• FIG. 4 c shows an inner weld 13 and an outer weld 14 on a cylinder shell 2 without grooves.

Claims (17)

  1. 1. A process for manufacturing a steel Yankee cylinder (1), comprising the following steps:
    a.) cutting and curling individual shell plates at a specific manufacturing location;
    b.) welding the shell plates together to form at least two cylinder sections (8, 9, 10) at the manufacturing location;
    c.) transporting the individual cylinder sections (8, 9, 10) from the manufacturing location to an assembly location; and
    d.) welding the individual cylinder sections (8, 9, 10) together at the assembly location to form a complete cylinder shell (2) of the Yankee cylinder (1).
  2. 2. The process according to claim 1, wherein the individual cylinder sections (8, 9, 10) have an inside, an outside, and axially spaced end faces and the individual cylinder sections are finish-machined on a lathe on the inside (15) at the manufacturing location.
  3. 3. The process according to claim 1, wherein the individual cylinder sections (8, 9, 10) have an inside, an outside, and axially spaced end faces and the individual cylinder sections are finish-machined on their respective end faces at the manufacturing location.
  4. 4. The process according to claim 1, wherein the individual cylinder sections (8, 9, 10) have an inside, an outside, and axially spaced end faces and circumferential grooves (11) are made on the inside (15) of the individual cylinder sections at the manufacturing location.
  5. 5. The process according to claim 1, wherein the individual cylinder sections (8, 9, 10) have an inside, an outside, and axially spaced end faces and the individual cylinder sections are also finish-machined on a lathe on the outside (16) at the manufacturing location.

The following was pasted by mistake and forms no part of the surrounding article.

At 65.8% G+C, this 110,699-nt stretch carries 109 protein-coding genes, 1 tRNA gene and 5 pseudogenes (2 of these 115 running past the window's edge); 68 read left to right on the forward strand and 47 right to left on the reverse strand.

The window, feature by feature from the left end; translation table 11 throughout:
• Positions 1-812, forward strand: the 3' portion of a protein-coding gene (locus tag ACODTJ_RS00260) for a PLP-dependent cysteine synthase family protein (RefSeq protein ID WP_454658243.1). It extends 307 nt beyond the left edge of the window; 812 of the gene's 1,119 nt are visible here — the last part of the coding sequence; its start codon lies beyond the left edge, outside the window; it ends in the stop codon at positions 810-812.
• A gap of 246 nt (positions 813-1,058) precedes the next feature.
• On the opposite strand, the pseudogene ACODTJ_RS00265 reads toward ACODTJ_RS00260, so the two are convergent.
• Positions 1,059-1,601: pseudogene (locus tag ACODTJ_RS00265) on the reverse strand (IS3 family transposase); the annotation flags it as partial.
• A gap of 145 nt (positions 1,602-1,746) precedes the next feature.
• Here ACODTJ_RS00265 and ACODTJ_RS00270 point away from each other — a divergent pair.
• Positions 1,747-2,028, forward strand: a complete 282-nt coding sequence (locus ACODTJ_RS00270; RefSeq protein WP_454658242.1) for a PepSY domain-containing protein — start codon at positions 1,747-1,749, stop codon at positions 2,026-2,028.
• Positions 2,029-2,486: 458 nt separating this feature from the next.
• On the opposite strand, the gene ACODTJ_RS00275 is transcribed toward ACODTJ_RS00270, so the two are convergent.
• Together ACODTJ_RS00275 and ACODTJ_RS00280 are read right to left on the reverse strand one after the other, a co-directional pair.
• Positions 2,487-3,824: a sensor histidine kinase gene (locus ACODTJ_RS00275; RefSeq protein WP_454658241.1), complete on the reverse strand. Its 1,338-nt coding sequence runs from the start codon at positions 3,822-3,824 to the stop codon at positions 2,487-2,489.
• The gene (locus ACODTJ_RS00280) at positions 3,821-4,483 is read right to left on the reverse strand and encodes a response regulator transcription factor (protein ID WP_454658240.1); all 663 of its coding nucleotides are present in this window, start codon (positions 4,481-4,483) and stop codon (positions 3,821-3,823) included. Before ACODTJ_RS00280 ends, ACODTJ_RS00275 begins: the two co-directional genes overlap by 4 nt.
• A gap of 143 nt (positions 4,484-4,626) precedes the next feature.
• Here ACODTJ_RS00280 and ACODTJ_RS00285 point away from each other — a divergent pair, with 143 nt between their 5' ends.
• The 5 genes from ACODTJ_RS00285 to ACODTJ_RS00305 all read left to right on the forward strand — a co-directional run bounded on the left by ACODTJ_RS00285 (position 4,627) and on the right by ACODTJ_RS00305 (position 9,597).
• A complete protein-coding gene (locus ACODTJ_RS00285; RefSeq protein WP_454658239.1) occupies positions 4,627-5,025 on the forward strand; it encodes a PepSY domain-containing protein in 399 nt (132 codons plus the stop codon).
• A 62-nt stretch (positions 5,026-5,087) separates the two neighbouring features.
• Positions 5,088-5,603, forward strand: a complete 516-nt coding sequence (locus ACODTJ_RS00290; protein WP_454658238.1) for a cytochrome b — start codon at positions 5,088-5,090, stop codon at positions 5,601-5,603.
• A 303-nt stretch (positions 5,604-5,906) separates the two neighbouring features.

6. 6. The process according to claim 1, wherein end covers (3, 4) are joined to respective cylinder shells (8, 9, 10) at the manufacturing location.
  7. 7. The process according to claim 1, wherein step d.) is carried out at a production plant of a paper or tissue machine operator.
  8. 8. The process according to claim 1, wherein step d.) is performed, at least from one side, by a mobile welding robot or an electro-mechanical welding carriage that runs on an auxiliary rail mounted on the cylinder sections (8, 9, 10).
  9. 9. The process according to claim 1, wherein the individual cylinder sections (8, 9, 10) are welded, at least from one side, using a narrow groove welding process.
  10. 10. The process according to claim 1, wherein the fully welded cylinder shell (2) of the Yankee cylinder (1) is coated and ground at a future place of operation.
  11. 11. The process according to claim 2, wherein the individual cylinder sections (8, 9, 10) have an inside, an outside, and axially spaced end faces and the individual cylinder sections are finish-machined on their respective end faces at the manufacturing location.
  12. 12. The process according to claim 2, wherein the individual cylinder sections (8, 9, 10) have an inside, an outside, and axially spaced end faces and circumferential grooves (11) are made on the inside (15) of the individual cylinder sections at the manufacturing location.
  13. 13. The process according to claim 2, wherein the individual cylinder sections (8, 9, 10) have an inside, an outside, and axially spaced end faces and the individual cylinder sections are also finish-machined on a lathe on the outside (16) at the manufacturing location.
  14. 14. The process according to claim 2, wherein end covers (3, 4) are joined to respective cylinder shells (8, 9, 10) at the manufacturing location.
  15. 15. The process according to claim 11, wherein the individual cylinder sections (8, 9, 10) have an inside, an outside, and axially spaced end faces and circumferential grooves (11) are made on the inside (15) of the individual cylinder sections at the manufacturing location.
  16. 16. The process according to claim 11, wherein the individual cylinder sections (8, 9, 10) have an inside, an outside, and axially spaced end faces and the individual cylinder sections are also finish-machined on a lathe on the outside (16) at the manufacturing location.
  17. 17. The process according to claim 15, wherein the individual cylinder sections (8, 9, 10) have end covers (3, 4) are joined to respective cylinder shells (8, 9, 10) at the manufacturing location.
US14006266 2011-03-21 2012-03-19 Process for manufacturing a Yankee cylinder Active 2032-10-04 US9452498B2 (en)